Just as Manitobans head out to enjoy a free weekend at provincial parks, experts across the country are urging them to be vigilant around water.

July 21 is the first day of National Drowning Prevention Week, and life guards and water patrol members are out in full force.

“We always have patrollers walking up and down the sand in pairs,” said Lindsay Edie, a senior patroller at Grand Beach. Patrollers keep an especially close eye on children, ensuring their nearby the parents, Edie said.

And the patrollers aren’t alone. Starting Saturday representatives from the Lifesaving Society joined them.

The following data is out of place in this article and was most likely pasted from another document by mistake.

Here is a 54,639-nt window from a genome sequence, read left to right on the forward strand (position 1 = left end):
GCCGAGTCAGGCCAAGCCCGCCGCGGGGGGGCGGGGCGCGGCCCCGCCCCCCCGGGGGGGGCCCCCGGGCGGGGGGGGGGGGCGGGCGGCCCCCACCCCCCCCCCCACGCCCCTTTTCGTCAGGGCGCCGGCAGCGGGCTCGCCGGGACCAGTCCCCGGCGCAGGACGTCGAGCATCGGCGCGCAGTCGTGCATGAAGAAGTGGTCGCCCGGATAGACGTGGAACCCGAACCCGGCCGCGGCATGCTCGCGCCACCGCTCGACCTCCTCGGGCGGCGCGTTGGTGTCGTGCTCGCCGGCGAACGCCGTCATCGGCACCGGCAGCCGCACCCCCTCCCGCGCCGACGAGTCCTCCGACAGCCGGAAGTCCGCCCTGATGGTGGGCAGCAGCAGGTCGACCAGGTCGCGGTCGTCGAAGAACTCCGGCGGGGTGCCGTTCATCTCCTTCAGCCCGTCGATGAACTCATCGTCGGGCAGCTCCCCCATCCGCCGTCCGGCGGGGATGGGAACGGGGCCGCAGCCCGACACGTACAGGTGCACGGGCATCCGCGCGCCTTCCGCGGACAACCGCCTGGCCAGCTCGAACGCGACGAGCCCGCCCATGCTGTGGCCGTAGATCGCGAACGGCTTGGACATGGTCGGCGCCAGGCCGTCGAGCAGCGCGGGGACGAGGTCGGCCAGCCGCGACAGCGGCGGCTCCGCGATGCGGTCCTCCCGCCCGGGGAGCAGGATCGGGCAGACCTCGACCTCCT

“Today, at Grand Beach, we’re handing out brochures, but also making sure kids are within arm’s reach,” said Jon Sorokowski of the Livesaving Society.

Sorokowski said the third week in July often sees the highest number of drowning deaths and with unseasonably high temperatures, more people are playing in or near water.

In the last three years, 38 Manitobans drowned.

On Monday, 11-year-old Becky Waldner’s body was pulled from the Assiniboine River near Poplar Point. She had been playing with friends in the water when a current pulled her underwater.

To help prevent such tragedies, Sorokowski advises parents to keep a close eye on their kids and always use flotation devices.

Boaters are advised to keep life-saving devices on board and to let others know where they’re going and when they will return.